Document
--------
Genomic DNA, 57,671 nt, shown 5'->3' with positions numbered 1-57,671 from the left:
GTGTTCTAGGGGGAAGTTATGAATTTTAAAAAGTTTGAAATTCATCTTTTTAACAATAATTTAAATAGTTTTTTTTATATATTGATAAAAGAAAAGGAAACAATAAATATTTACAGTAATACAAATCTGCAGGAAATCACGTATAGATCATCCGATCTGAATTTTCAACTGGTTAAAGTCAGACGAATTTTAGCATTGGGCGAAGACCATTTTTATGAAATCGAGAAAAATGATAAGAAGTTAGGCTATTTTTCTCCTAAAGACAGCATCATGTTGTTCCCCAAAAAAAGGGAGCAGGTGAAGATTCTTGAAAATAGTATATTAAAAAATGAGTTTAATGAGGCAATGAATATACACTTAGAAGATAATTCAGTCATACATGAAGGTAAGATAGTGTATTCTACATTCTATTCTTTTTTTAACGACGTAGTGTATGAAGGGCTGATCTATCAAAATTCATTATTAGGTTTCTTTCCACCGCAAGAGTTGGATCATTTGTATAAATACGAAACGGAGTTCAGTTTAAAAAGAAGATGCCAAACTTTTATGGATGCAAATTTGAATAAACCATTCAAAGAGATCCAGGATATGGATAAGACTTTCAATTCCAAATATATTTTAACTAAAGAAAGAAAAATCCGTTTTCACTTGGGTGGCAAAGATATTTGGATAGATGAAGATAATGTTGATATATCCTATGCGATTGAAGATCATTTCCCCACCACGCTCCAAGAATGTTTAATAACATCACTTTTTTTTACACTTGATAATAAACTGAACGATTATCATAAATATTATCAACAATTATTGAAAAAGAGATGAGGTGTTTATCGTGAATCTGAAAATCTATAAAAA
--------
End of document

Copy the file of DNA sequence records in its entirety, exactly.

Genomic DNA, 57,671 nt, shown 5'->3' with positions numbered 1-57,671 from the left:
GTGTTCTAGGGGGAAGTTATGAATTTTAAAAAGTTTGAAATTCATCTTTTTAACAATAATTTAAATAGTTTTTTTTATATATTGATAAAAGAAAAGGAAACAATAAATATTTACAGTAATACAAATCTGCAGGAAATCACGTATAGATCATCCGATCTGAATTTTCAACTGGTTAAAGTCAGACGAATTTTAGCATTGGGCGAAGACCATTTTTATGAAATCGAGAAAAATGATAAGAAGTTAGGCTATTTTTCTCCTAAAGACAGCATCATGTTGTTCCCCAAAAAAAGGGAGCAGGTGAAGATTCTTGAAAATAGTATATTAAAAAATGAGTTTAATGAGGCAATGAATATACACTTAGAAGATAATTCAGTCATACATGAAGGTAAGATAGTGTATTCTACATTCTATTCTTTTTTTAACGACGTAGTGTATGAAGGGCTGATCTATCAAAATTCATTATTAGGTTTCTTTCCACCGCAAGAGTTGGATCATTTGTATAAATACGAAACGGAGTTCAGTTTAAAAAGAAGATGCCAAACTTTTATGGATGCAAATTTGAATAAACCATTCAAAGAGATCCAGGATATGGATAAGACTTTCAATTCCAAATATATTTTAACTAAAGAAAGAAAAATCCGTTTTCACTTGGGTGGCAAAGATATTTGGATAGATGAAGATAATGTTGATATATCCTATGCGATTGAAGATCATTTCCCCACCACGCTCCAAGAATGTTTAATAACATCACTTTTTTTTACACTTGATAATAAACTGAACGATTATCATAAATATTATCAACAATTATTGAAAAAGAGATGAGGTGTTTATCGTGAATCTGAAAATCTATAAAAA